“A family went on a mission trip and came back and felt like they couldn’t go back to life as usual. They felt that God had wanted them to sell their things and go on the road to do acts of random kindness,” Joyce recollected of the article. “It was really penetrating and moved us all as a family. We thought if somebody else had done it, we could do it, too.”
“We knew we had to make a decision,” Glen said. “Can we really do this?”
In early spring the family made their decision. Next came the hard part. There were vehicles to be sold, a house to be leased, a beloved pet dog to be given away, an RV to be purchased and everything to be sold. Now, some 16 yard sales later, almost everything has been crossed off their to-do list (they still need to sell a 2001 Dodge Caravan so they can purchase a truck).
“It is very overwhelming. There’s a lot to take care of: not just changing your physical surroundings, but you’re changing the spiritual and emotional part, too,” Glen said. “It’s the right time, it really is. It has all worked one piece at a time. It’s totally on faith.”
The Rosemans have been married almost 22 years, hold degrees in music and have worked as music teachers as well as serving churches in worship for many years. Glen has faced mental illness since he was a young man.
“He has dealt with this for 20 years, and our marriage is functioning, and we have three great kids. He takes pills every day,” Joyce said. “I believe that God can heal just like that, but God also heals through medication and a process.”
The family’s basic goal is to help restore dignity to those with mental illness.
“When you talk about mental illness in public, saying the words out loud helps remove some of the stigma and stereotypes in our present culture,” Joyce said. “When you step forward as a family and tell your life story, that creates an avenue for people who are struggling who do not yet have a diagnosis.
“When they hear the story of somebody who has survived and come out on the other side, it gives them an opportunity to say. ‘Hey, I can relate to their story,’ and step out and speak. It gives the public the opportunity to understand that these people are legitimate.
“There is no such thing as normal. We are all different but all created in the image of God and that gives us dignity,” Joyce said.
The Rosemans plan to stay about a month in each town they visit. “That’s why we became mobile, so we could meet people where they’re at,” Joyce said. “Once the camper sits down, we’re there for 30 days,” Glen reiterated.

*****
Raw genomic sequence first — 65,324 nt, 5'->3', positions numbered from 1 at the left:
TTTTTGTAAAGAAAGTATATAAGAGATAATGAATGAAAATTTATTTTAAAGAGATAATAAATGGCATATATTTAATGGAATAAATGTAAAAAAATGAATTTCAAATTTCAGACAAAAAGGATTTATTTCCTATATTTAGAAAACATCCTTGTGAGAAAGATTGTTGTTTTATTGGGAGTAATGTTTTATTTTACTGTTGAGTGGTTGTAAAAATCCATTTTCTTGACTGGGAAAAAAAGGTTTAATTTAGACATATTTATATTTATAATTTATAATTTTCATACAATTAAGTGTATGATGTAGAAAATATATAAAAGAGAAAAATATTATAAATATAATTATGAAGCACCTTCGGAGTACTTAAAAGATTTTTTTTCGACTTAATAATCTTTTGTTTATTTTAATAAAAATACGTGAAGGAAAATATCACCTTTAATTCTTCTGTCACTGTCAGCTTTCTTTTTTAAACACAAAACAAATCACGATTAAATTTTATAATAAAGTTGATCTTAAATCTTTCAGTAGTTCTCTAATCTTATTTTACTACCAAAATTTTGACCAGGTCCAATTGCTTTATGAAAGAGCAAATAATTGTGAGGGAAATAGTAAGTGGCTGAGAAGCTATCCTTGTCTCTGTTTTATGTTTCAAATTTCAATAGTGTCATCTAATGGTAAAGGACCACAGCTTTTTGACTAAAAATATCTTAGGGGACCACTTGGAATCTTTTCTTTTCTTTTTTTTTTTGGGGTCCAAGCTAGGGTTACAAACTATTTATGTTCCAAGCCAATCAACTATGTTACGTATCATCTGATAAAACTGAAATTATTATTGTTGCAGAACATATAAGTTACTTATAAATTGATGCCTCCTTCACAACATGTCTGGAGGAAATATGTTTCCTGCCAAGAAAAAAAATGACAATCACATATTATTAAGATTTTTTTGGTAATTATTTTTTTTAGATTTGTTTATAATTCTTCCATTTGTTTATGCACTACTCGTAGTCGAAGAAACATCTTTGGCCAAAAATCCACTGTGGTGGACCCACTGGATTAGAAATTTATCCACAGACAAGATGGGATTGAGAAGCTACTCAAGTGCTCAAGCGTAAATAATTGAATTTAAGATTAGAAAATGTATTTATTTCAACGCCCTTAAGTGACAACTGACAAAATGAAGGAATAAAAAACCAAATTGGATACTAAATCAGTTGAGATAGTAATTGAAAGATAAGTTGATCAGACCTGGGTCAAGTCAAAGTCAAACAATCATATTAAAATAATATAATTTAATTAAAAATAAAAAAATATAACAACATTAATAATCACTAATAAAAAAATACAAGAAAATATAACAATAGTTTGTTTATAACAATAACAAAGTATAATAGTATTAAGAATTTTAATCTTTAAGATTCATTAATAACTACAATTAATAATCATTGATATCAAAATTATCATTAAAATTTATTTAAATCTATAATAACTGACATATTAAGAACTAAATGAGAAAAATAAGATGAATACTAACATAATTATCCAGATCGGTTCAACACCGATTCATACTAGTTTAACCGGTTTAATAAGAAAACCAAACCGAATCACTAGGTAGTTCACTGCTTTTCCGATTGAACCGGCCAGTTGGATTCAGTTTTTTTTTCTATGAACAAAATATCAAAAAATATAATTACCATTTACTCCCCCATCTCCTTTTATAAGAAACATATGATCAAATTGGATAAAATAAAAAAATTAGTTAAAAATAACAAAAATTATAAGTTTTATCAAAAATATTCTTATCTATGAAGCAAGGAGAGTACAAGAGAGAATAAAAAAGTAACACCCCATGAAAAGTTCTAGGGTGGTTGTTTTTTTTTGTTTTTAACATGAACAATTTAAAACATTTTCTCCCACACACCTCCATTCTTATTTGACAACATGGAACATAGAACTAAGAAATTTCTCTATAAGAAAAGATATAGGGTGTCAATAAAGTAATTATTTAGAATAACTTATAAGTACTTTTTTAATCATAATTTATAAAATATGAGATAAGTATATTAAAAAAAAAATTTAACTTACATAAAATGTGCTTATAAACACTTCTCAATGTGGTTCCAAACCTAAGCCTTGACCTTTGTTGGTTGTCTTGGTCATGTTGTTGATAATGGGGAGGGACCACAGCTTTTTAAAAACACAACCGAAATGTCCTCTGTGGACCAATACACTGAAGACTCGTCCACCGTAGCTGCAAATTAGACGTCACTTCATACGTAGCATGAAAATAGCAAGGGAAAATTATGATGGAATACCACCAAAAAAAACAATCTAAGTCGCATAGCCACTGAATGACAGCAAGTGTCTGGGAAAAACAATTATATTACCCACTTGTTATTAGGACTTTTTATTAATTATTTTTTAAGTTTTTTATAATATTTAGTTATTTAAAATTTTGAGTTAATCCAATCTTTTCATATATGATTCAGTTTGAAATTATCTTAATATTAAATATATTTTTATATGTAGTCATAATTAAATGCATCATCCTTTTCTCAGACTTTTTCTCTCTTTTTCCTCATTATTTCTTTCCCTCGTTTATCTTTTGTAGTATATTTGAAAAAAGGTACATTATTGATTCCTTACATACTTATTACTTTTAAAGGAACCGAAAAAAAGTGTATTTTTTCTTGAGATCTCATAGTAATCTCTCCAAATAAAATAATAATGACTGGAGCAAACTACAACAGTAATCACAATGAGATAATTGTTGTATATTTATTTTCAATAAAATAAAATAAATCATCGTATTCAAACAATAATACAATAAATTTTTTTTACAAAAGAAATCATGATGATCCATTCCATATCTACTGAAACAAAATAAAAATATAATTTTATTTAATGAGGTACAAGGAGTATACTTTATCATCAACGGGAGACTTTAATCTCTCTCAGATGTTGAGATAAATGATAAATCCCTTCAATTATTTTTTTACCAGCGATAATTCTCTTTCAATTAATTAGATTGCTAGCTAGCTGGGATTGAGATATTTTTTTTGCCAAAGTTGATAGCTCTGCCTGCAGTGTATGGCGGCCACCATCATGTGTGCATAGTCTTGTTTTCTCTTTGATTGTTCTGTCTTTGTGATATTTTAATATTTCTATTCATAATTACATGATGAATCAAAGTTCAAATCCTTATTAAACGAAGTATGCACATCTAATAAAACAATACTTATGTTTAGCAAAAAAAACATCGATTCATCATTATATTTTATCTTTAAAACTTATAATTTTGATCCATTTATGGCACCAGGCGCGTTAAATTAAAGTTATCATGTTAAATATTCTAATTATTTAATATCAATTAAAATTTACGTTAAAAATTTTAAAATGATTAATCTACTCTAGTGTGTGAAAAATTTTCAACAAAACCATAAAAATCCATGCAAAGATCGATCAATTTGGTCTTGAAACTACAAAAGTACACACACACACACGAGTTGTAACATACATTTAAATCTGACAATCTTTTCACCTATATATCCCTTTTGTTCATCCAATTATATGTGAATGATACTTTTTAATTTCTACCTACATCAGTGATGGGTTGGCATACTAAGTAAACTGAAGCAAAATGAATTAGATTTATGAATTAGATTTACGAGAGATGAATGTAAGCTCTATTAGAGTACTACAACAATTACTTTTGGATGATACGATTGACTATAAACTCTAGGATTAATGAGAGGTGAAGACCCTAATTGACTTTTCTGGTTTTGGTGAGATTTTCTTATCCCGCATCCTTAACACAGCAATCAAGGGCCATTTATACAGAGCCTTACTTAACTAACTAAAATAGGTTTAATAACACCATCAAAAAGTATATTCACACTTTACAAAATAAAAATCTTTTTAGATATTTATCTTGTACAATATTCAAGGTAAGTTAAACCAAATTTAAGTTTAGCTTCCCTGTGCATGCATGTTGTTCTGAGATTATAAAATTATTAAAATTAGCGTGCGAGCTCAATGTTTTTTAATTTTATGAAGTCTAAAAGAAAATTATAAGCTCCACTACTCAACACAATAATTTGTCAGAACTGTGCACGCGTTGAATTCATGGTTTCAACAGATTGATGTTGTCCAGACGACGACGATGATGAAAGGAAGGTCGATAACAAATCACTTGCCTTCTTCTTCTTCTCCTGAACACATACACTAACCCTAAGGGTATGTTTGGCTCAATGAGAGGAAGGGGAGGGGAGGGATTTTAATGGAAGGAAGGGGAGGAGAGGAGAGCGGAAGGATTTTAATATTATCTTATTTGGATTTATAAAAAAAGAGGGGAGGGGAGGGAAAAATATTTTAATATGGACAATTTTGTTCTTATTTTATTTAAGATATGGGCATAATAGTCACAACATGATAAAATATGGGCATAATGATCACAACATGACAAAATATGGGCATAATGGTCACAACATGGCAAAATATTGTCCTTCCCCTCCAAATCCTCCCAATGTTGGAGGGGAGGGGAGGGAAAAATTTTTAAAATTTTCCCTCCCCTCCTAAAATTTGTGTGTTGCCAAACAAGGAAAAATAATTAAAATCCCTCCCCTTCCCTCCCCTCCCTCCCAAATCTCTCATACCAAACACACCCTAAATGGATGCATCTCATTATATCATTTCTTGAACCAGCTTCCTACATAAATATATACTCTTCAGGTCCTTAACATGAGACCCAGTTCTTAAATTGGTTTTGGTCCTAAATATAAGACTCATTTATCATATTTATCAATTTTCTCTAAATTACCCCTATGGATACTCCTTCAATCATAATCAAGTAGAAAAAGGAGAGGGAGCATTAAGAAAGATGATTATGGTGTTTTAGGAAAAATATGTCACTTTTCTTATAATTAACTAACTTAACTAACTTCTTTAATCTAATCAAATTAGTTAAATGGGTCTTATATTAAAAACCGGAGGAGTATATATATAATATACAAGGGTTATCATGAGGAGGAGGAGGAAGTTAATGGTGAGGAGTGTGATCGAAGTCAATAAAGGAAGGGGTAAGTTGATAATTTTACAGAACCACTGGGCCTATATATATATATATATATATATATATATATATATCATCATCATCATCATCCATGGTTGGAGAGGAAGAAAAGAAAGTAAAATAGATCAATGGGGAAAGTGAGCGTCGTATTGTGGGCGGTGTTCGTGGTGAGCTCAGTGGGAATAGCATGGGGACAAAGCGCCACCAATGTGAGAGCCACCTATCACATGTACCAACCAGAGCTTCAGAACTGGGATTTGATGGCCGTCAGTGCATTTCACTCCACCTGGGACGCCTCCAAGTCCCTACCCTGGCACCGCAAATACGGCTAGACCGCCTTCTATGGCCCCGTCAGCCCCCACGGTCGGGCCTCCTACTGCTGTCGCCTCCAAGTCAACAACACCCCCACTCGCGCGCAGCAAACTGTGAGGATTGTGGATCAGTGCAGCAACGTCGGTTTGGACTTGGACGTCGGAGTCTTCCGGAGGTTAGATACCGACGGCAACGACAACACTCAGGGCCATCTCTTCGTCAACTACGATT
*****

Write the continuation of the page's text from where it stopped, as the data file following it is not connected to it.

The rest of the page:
The Rosemans plan to speak at churches and colleges and to various civic groups. They maintain relationships with the National Alliance for Mental Illness and the Depression Bipolar Support Alliance.
“We have put together a Hope-Compassion Program designed to be taught in a Sunday school format for churches. It will help to educate churches on how to respond to the needs of people with mental illness,” she added.
They will use a variety of formats to make their presentations, including art galleries, witnessing and singing.
“People with mental illness are usually very creative. A lot of them are fantastic artists, writers, poets and sculptors,” Kyrsten said. “So we will work to display the artwork of these people in their community.(Glen has created a line of jewelry, Strung Up, using recycled guitar strings, which the family designs and sells to help raise support for Concerts of Hope Incorporated, a nonprofit 501(c)3 tax-exempt organization. The Internet address for their jewelry is www.thecreativeartist.etsy.com.)
“Dad will speak and share his life story, and Mom will offer the care-giving side. And we all have done a lot of singing together,” said Kyrsten, who described their music as inspirational and Christian contemporary.
The daughters, who had been home schooled for most of their formative years, have said goodbye to their Lebanon High schoolmates for now (Kaitlyn is a junior and Kourtney a sophomore).
“I think it will be really fun to travel and a great experience learning and seeing different sights, but I will miss playing soccer,” Kaitlyn said.
“I think it’s really exciting because we get to go to a lot of different places and meet a lot of different people,” Kourtney said. “It opens the mind to new things and experiences.”
For Kyrsten, a social butterfly, she said, “The hardest part for me is knowing I won’t be able to hang out with my friends any more.”
“It’s unscripted for sure,” Joyce said. “We plan to be in Florida for the winter, and after that we’re not sure where we are going to end up. We’re taking this a year at time. If it goes like we hope, it may be a lifestyle, a long-time thing.”
Ken Beck may be contacted at firstname.lastname@example.org.